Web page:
By Dr. Joey Shulman, D.C., RNCP
Starve a fever, feed a cold? Parents are often confused about how they should deal with their child’s fever. Instead of going into panic mode, it is best to understand what a fever is to determine if it is an emergency situation or not.
Although fevers often make parents nervous and uncomfortable, they should not be perceived as the enemy. In fact, most fevers are a blessing in disguise. A fever is one of the body’s many adaptive functions to deal with foreign substances or environments such as an infection. Viruses and bacteria live at body temperature. When your internal thermostat rises and creates a fever, white blood cells are activated and your body heats up to kill off potentially threatening bugs. In fact, research shows that medicating a child with an anti-fever drug for a low to moderate fever may interfere with this natural defense. In addition to viruses and infections, such as ear and bronchial infections, fevers can also be due to over bundling a child or excessive crying.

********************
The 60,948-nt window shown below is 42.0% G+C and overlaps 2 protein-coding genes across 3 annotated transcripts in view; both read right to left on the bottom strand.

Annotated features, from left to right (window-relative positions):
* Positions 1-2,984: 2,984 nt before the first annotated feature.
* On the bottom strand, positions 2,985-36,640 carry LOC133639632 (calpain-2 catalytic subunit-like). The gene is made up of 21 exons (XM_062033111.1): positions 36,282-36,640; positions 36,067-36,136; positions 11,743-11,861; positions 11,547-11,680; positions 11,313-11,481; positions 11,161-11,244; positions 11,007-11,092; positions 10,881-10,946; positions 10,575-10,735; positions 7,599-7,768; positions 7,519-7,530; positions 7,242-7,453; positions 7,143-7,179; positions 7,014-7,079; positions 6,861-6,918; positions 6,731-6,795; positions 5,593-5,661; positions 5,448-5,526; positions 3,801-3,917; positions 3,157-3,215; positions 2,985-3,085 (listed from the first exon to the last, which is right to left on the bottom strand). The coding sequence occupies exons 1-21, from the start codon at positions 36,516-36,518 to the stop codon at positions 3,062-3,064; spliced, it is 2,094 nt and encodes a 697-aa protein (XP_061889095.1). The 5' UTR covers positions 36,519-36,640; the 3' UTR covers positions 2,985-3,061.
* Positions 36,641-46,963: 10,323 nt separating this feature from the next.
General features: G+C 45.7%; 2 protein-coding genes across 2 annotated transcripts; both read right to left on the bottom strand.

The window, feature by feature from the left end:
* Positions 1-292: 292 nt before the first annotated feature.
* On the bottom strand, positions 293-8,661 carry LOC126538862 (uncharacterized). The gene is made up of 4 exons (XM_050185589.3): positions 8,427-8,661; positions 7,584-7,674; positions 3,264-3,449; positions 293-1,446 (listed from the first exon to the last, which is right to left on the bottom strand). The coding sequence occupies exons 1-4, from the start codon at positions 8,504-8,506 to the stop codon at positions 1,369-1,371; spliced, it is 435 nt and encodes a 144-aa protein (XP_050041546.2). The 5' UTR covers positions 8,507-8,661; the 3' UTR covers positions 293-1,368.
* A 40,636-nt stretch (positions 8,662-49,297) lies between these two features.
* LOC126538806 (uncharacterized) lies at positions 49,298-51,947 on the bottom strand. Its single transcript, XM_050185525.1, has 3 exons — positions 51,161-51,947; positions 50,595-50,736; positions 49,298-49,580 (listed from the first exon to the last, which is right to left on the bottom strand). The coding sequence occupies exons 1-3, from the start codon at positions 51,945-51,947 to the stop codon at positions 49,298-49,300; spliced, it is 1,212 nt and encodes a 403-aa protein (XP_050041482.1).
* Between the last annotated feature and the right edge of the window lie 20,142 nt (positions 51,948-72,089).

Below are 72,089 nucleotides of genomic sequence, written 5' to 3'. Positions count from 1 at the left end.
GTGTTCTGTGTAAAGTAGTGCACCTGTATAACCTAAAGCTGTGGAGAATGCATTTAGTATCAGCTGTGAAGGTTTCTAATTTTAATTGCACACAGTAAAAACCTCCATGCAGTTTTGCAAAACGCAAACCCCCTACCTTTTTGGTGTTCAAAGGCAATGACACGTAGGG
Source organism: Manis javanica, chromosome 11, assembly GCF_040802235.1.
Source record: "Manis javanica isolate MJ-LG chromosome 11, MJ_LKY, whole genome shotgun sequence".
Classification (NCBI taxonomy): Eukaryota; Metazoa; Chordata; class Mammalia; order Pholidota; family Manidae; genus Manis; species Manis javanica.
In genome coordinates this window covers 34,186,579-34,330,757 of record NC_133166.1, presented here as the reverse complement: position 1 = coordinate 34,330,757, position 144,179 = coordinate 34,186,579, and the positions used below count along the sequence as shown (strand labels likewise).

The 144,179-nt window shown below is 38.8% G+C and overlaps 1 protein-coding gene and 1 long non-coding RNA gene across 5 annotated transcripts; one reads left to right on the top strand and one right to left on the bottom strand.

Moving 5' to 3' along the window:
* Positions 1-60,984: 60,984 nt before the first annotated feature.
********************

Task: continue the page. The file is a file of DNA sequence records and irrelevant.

How to Take Your Child’s Temperature
Normal body temperature in a child can vary. The average normal temperature values are:
36 to 37.5
97 to 99
35 to 37
96.5 to 98.5